This is the kick-off post for an ongoing series on Pass the Chalk called Point/Counterpoint, where two bloggers will argue opposite sides of a pressing issue in education. Today, blogger Erin Teater argues for gender-segregated schools. For the other side of the issue, check out "Boys Have Cooties: The Trouble with Separating the Sexes."
Single-sex schools seem to be a hot topic right now. Single-sex education in public schools was legalized in 2006, and today, there are only 116 public schools across the country that are truly gender specific. I have had the opportunity to work with 3 of those 116 schools: Walipp in Houston, and Urban Prep and the Young Women’s Leadership Academy in Chicago.
Data supporting or contesting single-sex schools varies, depending on who you ask, so I will only speak to my experiences and what I have seen. When the opportunities are leveraged, I have seen tremendous things come out of all boys and all girls schools. Simply segregating the sexes does not alone close the achievement gap. Sorry, it’s not that easy. You still need all that other stuff (you know, strong teachers, high expectations, purposeful leaders, etc.).
However, when the focus is on character development, leadership, and culture building, these schools surpass every other model I have seen. Chicago graduates less than half of its young black men. 44%. That’s it. This keeps me up at night. It keeps the folks over at Urban Prep up at night as well, and that is why they founded three campuses in some of Chicago’s most struggling neighborhoods.
For the past three years, 100% of their graduating seniors have been admitted to college. How’s that for a proof point? With a narrow focus on educating African American males in urban neighborhoods, Urban Prep is able to tailor their curriculum to the unique needs of their students and invest them in shifting the assumptions of others by defying the odds.
I also recognize that separating boys and girls can limit perspectives at times, which is why I also adore another model coming out of Chicago: that of the Noble Network. Instead of separating boys and girls for the entire day, they offer advisories that are gender specific and led by teachers of the same gender. This advisory model provides students with a daily opportunity to discuss all of the “extra” stuff: study skills, personal goal setting, behavior accountability, leadership development, and general character development in a safe space where they feel comfortable being vulnerable and open with their advisor and peers.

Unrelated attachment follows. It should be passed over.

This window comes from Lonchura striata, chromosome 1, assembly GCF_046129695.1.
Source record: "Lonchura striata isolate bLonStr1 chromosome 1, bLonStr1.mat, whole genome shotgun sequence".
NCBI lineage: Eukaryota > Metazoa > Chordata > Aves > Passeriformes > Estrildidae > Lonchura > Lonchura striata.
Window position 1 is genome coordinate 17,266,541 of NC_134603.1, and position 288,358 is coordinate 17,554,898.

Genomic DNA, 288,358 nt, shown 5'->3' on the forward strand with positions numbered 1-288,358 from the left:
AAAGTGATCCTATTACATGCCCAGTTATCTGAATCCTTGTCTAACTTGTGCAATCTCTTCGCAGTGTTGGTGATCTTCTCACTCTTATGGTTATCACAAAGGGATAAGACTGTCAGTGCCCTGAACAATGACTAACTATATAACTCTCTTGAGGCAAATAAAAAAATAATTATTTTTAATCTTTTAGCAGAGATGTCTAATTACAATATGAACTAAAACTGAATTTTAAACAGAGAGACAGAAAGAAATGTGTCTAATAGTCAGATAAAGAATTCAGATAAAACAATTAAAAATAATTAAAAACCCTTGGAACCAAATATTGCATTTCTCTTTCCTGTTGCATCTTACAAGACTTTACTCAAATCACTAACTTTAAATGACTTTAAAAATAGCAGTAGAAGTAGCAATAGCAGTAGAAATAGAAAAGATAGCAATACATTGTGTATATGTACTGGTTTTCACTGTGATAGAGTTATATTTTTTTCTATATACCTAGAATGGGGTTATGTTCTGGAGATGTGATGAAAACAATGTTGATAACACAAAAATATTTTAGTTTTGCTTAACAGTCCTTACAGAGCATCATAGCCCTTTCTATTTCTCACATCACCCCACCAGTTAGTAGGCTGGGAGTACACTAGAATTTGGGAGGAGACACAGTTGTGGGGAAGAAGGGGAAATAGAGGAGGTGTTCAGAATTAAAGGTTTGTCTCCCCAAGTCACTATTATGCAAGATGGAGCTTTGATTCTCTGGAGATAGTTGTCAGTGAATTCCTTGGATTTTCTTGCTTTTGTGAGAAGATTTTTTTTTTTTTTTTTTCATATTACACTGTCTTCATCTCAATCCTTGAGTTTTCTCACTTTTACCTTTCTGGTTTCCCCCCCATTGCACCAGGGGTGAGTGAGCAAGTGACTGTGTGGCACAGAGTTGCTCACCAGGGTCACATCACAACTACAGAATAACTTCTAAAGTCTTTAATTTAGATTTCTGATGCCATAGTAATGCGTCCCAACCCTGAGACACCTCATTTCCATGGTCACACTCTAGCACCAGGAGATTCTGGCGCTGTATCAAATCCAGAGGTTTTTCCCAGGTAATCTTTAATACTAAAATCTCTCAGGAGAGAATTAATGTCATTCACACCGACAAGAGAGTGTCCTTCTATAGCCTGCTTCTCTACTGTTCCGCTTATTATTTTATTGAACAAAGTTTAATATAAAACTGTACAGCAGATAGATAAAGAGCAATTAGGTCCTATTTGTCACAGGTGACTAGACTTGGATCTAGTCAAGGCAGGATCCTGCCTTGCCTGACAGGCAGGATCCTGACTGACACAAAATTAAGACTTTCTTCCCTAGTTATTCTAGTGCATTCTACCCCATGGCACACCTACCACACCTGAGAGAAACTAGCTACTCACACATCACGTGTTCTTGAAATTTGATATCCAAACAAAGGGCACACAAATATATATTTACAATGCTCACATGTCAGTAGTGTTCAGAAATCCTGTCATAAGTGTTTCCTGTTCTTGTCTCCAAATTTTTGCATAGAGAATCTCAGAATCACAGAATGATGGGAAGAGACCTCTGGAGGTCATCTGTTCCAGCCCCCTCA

The advisors are tremendous role models for the kids, and they are able to build a special camaraderie fostered among people of the same gender. There is an openness and honesty that comes from women speaking to women about female-specific challenges, and men speaking to men about male-specific challenges. These advisories become an integral part of the development of Noble students into self-advocating scholars.
Same-sex education is not a silver bullet solution that will put an end to abysmal dropout rates among students growing up in poverty, but I do think it is incredible to see what can happen when sex-specific campuses and advisories prioritize character development and address terrifying gaps in student achievement along gender lines. Urban Prep and Noble have both challenged statistics and have put their students on different life paths, and I believe there is something to learn from their models.
Don't forget to check out counterpoint to this post: "Boys Have Cooties: The Trouble with Separating the Sexes."